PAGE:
WATERVILLE — A Waterville man plotted with two other teens over Instagram to attack a mosque in Chicago and then move onto other mosques or synagogues until finally being shot by police, a recently unsealed court document says.

A declaration written by Federal Bureau of Investigation Special Agent Garrett Drew was sealed by the court for 30 days so as not to “jeopardize the ongoing investigation” being conducted by the federal agency.

FBI investigators found two hand-painted ISIS flags at the apartment of Xavier Pelkey, 18, of Waterville after arresting him in February and charging him in connection to a planned attack on a Chicago mosque. Court documents indicate Pelkey had homemade explosive devices that investigators believe he planned to use in an attack on a Shia mosque in Chicago. Taken from court documents

The document includes information regarding the apparent motives and inspiration of Waterville resident Xavier Pelkey, 18, in planning the attack. It says that two hand-painted ISIS flags were found in his apartment when he was arrested in February, along with three “homemade explosive devices.”

The declaration, which was unsealed Friday, details a plot Pelkey allegedly hatched with two other teens, one in Chicago and one in Kentucky, using Instagram and other chat services.

The Chicago teen, the first one arrested as part of the investigation, told federal agents he had been talking to someone known as “Abdullah” on Instagram about a plan to gather weapons and explosives and meet in Chicago. The plan was to then separate children from adults in a Shia mosque and murder all the adults, the document says. The teen told agents the Instagram account name of “Abdullah.”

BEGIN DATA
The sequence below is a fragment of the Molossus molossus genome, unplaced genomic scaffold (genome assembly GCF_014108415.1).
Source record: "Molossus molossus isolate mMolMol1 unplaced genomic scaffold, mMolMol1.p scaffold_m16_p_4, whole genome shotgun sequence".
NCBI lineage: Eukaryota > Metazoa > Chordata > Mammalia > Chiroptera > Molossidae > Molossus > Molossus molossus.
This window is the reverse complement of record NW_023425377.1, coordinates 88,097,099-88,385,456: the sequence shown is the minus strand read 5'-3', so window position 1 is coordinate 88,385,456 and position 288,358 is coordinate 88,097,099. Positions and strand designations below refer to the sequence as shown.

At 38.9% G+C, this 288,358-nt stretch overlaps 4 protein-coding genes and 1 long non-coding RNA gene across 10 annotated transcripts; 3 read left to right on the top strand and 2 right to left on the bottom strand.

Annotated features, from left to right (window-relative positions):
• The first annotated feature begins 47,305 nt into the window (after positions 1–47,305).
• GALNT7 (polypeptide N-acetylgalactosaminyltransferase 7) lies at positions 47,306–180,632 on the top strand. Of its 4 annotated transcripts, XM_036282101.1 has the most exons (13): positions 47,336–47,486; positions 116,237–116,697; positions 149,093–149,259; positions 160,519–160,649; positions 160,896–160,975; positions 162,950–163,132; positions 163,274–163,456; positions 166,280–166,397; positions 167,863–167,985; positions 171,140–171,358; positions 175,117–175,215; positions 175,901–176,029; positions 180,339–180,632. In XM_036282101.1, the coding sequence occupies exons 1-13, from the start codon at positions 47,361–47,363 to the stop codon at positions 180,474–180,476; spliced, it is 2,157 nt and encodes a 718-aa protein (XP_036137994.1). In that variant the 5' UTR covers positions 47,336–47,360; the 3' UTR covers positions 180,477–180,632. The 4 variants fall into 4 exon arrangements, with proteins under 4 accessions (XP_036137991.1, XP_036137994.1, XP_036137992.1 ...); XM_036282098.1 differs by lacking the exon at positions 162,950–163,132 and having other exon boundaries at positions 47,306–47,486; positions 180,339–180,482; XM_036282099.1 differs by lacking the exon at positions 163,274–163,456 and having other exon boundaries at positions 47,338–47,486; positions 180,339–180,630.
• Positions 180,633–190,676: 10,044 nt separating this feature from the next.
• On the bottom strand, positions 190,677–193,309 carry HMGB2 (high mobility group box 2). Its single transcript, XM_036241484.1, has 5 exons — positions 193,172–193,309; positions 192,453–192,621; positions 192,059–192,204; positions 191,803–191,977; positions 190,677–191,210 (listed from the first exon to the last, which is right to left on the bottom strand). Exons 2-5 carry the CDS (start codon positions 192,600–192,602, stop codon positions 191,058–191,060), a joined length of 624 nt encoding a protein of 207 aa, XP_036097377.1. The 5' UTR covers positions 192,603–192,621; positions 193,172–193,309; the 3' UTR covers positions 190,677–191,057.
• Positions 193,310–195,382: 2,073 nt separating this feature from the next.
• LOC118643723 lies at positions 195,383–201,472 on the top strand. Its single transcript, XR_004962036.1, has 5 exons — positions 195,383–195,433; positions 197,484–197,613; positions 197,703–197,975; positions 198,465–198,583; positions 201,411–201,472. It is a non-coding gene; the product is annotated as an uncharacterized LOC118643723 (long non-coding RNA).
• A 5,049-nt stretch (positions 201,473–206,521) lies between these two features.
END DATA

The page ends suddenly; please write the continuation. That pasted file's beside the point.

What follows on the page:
“I know from my experience in counterterrorism investigations that adherents of Islamic extremist groups such as ISIS consider other Muslims, including the Shia sect of Islam, as non-Muslims and have historically targeted them in terrorist attacks,” Drew wrote in his declaration.


If they were not apprehended by police after the attack, the three individuals planned to move on to another Shia mosque or Jewish synagogue to execute the same plan until they were shot by police, the Chicago teen told investigators.

The Chicago teen was found with a Remington pump shotgun, swords, knives, a bow and arrows, multiple homemade ISIS flags and multiple electronic devices when he was arrested in early February, the document says.

On Feb. 8, the FBI served Meta Inc., Facebook’s parent company, with an “emergency disclosure” to obtain any IP addresses associated with the Instagram account of the person identified as “Abdullah.” With the IP addresses in hand, the FBI then issued another emergency disclosure to Charter Communications and discovered that the addresses were linked to an individual in an apartment at 80 Front St. in Waterville, the document says.

Pelkey was arrested at his 80 Front St. apartment on Feb. 11 and confirmed he owned the Instagram account belonging to “Abdullah.”

Federal agents found three homemade explosive devices that consisted of fireworks taped together, laced with staples, pins and thumbtacks, that investigators believe were intended to serve as shrapnel when detonated.

A second juvenile, suspected of “conspiring to provide material support to a foreign terrorist organization,” was arrested in Kentucky a few days later as part of the investigation, the document says.


The Kentucky teen told agents that “Abdullah” said he wanted Allah to make him a “shaheed” and die while fighting in the cause of Allah.

“I know from my training and experience that ‘shaheed’ is an Arabic word that means a martyr in Islam,” Drew wrote in the declaration.

Pelkey is facing a federal charge of possessing unregistered destructive devices, punishable by up to 10 years in prison, and a $10,000 fine. He will be held behind bars until his case goes to trial, according to Assistant U.S. Attorney Craig M. Wolff.

As of Thursday, a date for Pelkey’s trial had not been set.

Related Headlines

Comments are not available on this story.